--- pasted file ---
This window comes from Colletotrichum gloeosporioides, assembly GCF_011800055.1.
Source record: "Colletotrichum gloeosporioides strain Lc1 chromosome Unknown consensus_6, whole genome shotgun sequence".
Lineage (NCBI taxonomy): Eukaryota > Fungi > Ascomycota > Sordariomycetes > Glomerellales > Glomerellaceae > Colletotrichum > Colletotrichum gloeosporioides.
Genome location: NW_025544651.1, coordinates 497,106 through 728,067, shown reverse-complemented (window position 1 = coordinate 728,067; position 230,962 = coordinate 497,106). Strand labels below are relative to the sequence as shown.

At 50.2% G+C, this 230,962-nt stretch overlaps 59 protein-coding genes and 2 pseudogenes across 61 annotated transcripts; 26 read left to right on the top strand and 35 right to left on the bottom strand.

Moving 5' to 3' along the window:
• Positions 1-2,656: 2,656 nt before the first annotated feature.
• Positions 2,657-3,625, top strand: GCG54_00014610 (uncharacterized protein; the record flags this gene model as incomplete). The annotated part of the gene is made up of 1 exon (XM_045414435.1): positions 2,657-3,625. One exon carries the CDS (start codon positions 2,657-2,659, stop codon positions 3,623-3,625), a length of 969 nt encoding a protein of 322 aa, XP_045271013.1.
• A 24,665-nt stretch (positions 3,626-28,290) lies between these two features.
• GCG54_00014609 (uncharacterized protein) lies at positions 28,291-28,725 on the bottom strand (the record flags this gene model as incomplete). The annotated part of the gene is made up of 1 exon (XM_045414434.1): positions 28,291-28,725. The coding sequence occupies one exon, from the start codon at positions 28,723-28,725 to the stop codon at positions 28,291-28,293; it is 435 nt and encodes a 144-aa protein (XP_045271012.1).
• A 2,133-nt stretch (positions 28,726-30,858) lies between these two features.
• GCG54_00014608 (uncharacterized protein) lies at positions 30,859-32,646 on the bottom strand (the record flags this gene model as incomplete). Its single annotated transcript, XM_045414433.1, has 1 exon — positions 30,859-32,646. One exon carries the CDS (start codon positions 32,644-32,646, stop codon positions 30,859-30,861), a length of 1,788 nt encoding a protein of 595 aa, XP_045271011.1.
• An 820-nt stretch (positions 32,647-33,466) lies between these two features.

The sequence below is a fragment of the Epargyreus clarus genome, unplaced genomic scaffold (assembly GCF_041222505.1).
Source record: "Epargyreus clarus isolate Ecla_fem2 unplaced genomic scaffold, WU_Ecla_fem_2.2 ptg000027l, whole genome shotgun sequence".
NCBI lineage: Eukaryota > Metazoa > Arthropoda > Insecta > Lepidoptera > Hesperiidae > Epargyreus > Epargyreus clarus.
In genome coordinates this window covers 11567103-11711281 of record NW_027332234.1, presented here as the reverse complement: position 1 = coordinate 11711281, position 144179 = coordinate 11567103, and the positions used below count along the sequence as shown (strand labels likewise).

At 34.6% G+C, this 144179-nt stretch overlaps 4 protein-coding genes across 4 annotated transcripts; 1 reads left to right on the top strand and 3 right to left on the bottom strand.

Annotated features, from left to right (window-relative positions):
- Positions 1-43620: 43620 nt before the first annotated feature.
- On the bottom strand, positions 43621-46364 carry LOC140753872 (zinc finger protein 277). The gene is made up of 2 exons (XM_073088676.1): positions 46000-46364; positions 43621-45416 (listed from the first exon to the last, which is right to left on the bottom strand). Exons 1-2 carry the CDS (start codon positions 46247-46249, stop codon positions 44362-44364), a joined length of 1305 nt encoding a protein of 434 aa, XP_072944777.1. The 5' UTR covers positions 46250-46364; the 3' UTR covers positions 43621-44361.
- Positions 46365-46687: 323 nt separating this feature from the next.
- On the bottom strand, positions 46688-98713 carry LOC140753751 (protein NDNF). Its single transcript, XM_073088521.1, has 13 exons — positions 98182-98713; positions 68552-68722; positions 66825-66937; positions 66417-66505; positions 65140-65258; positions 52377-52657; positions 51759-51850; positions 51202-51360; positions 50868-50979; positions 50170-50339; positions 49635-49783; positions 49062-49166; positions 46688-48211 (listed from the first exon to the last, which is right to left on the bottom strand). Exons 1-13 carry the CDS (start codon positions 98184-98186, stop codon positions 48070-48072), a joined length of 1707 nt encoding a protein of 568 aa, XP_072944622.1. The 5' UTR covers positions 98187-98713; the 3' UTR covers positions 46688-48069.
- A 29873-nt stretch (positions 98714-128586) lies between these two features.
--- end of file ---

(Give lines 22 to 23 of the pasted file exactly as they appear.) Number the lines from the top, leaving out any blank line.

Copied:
- Positions 46365-46687: 323 nt separating this feature from the next.
- On the bottom strand, positions 46688-98713 carry LOC140753751 (protein NDNF). Its single transcript, XM_073088521.1, has 13 exons — positions 98182-98713; positions 68552-68722; positions 66825-66937; positions 66417-66505; positions 65140-65258; positions 52377-52657; positions 51759-51850; positions 51202-51360; positions 50868-50979; positions 50170-50339; positions 49635-49783; positions 49062-49166; positions 46688-48211 (listed from the first exon to the last, which is right to left on the bottom strand). Exons 1-13 carry the CDS (start codon positions 98184-98186, stop codon positions 48070-48072), a joined length of 1707 nt encoding a protein of 568 aa, XP_072944622.1. The 5' UTR covers positions 98187-98713; the 3' UTR covers positions 46688-48069.